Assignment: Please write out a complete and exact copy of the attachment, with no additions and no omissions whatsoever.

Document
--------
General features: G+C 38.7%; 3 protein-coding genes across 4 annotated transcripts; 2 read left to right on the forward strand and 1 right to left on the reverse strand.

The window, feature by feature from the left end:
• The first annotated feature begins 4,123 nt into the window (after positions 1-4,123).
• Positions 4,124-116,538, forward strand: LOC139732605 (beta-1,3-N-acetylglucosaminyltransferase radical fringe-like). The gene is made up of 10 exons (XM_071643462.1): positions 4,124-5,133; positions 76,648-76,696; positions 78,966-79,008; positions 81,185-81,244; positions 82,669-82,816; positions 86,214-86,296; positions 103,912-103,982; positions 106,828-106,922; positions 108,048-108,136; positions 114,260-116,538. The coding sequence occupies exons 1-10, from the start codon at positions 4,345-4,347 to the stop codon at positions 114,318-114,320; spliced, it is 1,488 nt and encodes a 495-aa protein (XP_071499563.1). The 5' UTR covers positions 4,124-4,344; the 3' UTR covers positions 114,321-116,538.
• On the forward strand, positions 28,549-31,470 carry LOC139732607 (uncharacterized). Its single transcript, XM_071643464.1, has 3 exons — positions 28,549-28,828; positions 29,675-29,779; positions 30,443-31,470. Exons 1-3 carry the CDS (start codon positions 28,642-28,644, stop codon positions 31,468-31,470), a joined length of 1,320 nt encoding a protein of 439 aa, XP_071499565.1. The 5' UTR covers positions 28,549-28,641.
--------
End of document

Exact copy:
General features: G+C 38.7%; 3 protein-coding genes across 4 annotated transcripts; 2 read left to right on the forward strand and 1 right to left on the reverse strand.

The window, feature by feature from the left end:
• The first annotated feature begins 4,123 nt into the window (after positions 1-4,123).
• Positions 4,124-116,538, forward strand: LOC139732605 (beta-1,3-N-acetylglucosaminyltransferase radical fringe-like). The gene is made up of 10 exons (XM_071643462.1): positions 4,124-5,133; positions 76,648-76,696; positions 78,966-79,008; positions 81,185-81,244; positions 82,669-82,816; positions 86,214-86,296; positions 103,912-103,982; positions 106,828-106,922; positions 108,048-108,136; positions 114,260-116,538. The coding sequence occupies exons 1-10, from the start codon at positions 4,345-4,347 to the stop codon at positions 114,318-114,320; spliced, it is 1,488 nt and encodes a 495-aa protein (XP_071499563.1). The 5' UTR covers positions 4,124-4,344; the 3' UTR covers positions 114,321-116,538.
• On the forward strand, positions 28,549-31,470 carry LOC139732607 (uncharacterized). Its single transcript, XM_071643464.1, has 3 exons — positions 28,549-28,828; positions 29,675-29,779; positions 30,443-31,470. Exons 1-3 carry the CDS (start codon positions 28,642-28,644, stop codon positions 31,468-31,470), a joined length of 1,320 nt encoding a protein of 439 aa, XP_071499565.1. The 5' UTR covers positions 28,549-28,641.